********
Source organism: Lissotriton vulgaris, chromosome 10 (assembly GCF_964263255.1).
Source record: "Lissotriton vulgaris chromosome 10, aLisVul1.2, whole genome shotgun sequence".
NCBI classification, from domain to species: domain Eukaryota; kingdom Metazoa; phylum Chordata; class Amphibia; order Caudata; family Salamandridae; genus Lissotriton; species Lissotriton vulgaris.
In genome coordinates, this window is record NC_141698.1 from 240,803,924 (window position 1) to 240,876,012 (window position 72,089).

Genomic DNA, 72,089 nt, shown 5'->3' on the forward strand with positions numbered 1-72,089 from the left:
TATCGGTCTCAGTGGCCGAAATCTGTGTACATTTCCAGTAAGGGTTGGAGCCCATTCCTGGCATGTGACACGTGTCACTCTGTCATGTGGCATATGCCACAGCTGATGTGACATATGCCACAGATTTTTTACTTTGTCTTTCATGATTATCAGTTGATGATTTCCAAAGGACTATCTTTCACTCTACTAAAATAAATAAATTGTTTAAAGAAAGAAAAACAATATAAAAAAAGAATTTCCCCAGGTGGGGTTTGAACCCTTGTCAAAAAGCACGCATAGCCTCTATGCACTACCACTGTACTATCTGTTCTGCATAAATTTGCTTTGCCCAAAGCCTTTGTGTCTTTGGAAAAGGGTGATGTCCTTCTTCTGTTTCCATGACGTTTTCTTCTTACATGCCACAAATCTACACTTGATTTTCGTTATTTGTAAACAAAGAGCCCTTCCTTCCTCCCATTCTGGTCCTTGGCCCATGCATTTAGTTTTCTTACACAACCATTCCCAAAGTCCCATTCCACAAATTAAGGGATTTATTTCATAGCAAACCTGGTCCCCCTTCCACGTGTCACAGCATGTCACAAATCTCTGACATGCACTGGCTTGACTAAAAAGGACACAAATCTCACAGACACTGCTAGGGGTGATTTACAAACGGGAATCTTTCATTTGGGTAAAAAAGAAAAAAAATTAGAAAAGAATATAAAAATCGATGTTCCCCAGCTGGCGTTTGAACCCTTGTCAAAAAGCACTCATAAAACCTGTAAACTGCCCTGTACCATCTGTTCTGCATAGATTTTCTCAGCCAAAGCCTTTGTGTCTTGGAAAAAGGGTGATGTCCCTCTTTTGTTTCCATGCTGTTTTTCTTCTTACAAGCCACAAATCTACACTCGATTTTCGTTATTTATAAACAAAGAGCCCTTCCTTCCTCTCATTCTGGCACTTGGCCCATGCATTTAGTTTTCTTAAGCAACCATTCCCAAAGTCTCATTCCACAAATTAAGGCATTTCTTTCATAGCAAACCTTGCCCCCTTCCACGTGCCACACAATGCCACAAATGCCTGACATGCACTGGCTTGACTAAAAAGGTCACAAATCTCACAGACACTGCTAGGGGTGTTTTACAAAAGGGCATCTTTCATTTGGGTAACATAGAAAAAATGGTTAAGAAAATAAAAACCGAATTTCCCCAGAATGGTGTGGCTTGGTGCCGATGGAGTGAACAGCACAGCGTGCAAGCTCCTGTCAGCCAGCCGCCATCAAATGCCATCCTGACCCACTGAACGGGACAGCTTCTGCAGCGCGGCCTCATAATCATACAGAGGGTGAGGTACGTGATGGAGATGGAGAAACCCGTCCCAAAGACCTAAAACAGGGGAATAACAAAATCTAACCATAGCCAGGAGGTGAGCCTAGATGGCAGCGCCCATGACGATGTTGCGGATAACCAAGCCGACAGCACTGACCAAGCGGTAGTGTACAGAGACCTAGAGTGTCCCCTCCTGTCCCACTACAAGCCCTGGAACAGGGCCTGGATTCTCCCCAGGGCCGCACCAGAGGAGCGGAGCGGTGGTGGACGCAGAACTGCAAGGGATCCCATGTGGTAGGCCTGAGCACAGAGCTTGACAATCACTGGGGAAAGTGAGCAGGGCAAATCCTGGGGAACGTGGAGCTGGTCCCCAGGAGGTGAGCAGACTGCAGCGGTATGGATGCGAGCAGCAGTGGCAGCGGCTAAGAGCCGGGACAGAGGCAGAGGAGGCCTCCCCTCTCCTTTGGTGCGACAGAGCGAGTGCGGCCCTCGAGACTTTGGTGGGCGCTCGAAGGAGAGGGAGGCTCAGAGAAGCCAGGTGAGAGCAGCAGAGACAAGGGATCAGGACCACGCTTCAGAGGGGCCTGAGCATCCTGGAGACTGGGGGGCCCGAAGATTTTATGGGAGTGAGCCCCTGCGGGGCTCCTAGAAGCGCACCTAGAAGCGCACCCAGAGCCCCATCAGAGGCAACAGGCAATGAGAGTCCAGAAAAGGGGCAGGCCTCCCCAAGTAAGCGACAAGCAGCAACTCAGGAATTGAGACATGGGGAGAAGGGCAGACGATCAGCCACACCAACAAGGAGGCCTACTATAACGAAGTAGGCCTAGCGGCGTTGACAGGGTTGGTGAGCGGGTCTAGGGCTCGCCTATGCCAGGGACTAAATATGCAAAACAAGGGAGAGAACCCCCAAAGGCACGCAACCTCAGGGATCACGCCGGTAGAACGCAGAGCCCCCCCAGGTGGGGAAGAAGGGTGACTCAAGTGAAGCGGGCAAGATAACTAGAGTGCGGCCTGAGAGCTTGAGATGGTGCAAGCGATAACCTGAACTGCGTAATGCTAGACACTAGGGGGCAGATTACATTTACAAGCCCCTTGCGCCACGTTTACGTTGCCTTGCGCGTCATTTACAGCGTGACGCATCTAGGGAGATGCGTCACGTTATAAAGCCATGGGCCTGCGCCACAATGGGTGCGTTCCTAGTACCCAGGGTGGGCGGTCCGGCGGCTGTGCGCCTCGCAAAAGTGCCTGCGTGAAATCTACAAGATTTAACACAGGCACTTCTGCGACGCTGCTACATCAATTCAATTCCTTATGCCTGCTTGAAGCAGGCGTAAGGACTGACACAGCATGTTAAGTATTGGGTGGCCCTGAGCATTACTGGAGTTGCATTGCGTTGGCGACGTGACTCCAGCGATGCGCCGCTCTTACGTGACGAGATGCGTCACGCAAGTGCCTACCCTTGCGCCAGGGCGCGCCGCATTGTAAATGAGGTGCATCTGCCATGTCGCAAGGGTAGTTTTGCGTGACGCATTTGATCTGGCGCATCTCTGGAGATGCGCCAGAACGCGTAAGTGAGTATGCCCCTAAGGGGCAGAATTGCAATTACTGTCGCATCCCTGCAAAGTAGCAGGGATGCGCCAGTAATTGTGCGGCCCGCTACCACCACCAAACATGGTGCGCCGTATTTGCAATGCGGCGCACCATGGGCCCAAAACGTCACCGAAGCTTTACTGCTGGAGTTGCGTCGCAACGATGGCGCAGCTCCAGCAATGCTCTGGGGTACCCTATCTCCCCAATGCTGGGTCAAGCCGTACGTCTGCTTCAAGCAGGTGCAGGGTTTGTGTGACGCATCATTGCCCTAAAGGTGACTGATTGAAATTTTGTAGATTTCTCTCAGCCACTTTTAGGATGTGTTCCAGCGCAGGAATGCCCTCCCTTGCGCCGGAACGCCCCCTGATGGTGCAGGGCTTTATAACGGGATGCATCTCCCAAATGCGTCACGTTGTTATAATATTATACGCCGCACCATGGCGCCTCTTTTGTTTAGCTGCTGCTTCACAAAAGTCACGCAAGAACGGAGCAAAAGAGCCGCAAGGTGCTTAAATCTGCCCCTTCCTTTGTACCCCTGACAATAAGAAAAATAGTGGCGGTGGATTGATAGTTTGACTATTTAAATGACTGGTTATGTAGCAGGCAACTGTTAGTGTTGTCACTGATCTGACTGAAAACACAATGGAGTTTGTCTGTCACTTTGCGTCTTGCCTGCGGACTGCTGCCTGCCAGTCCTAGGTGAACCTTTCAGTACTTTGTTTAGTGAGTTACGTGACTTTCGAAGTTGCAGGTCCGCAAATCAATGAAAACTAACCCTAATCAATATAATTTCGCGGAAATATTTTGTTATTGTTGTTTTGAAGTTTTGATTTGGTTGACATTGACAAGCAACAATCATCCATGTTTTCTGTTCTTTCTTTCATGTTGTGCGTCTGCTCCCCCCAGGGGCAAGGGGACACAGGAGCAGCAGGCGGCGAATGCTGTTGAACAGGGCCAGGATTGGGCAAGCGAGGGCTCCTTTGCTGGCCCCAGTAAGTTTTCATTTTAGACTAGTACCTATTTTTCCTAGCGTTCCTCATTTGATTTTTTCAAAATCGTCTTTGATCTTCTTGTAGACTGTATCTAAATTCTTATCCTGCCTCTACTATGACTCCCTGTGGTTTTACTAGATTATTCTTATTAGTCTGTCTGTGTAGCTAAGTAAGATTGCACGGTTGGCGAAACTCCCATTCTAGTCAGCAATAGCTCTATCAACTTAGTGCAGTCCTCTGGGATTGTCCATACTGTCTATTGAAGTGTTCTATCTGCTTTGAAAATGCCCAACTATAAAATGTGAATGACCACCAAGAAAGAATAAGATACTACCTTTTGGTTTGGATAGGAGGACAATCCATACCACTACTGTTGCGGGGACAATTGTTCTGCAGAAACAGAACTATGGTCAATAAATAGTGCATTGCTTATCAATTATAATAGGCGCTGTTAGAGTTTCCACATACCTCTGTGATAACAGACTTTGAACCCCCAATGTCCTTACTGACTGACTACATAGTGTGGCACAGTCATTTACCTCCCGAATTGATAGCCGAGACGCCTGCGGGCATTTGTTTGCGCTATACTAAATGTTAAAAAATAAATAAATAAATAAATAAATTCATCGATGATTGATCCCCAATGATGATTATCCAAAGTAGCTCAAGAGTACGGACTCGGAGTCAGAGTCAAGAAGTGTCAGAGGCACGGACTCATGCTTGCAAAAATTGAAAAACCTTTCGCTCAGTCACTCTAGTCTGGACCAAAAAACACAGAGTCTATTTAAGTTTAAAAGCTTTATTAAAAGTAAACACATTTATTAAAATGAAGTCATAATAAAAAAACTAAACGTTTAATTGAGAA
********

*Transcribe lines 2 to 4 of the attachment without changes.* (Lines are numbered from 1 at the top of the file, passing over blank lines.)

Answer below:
Source record: "Lissotriton vulgaris chromosome 10, aLisVul1.2, whole genome shotgun sequence".
NCBI classification, from domain to species: domain Eukaryota; kingdom Metazoa; phylum Chordata; class Amphibia; order Caudata; family Salamandridae; genus Lissotriton; species Lissotriton vulgaris.
In genome coordinates, this window is record NC_141698.1 from 240,803,924 (window position 1) to 240,876,012 (window position 72,089).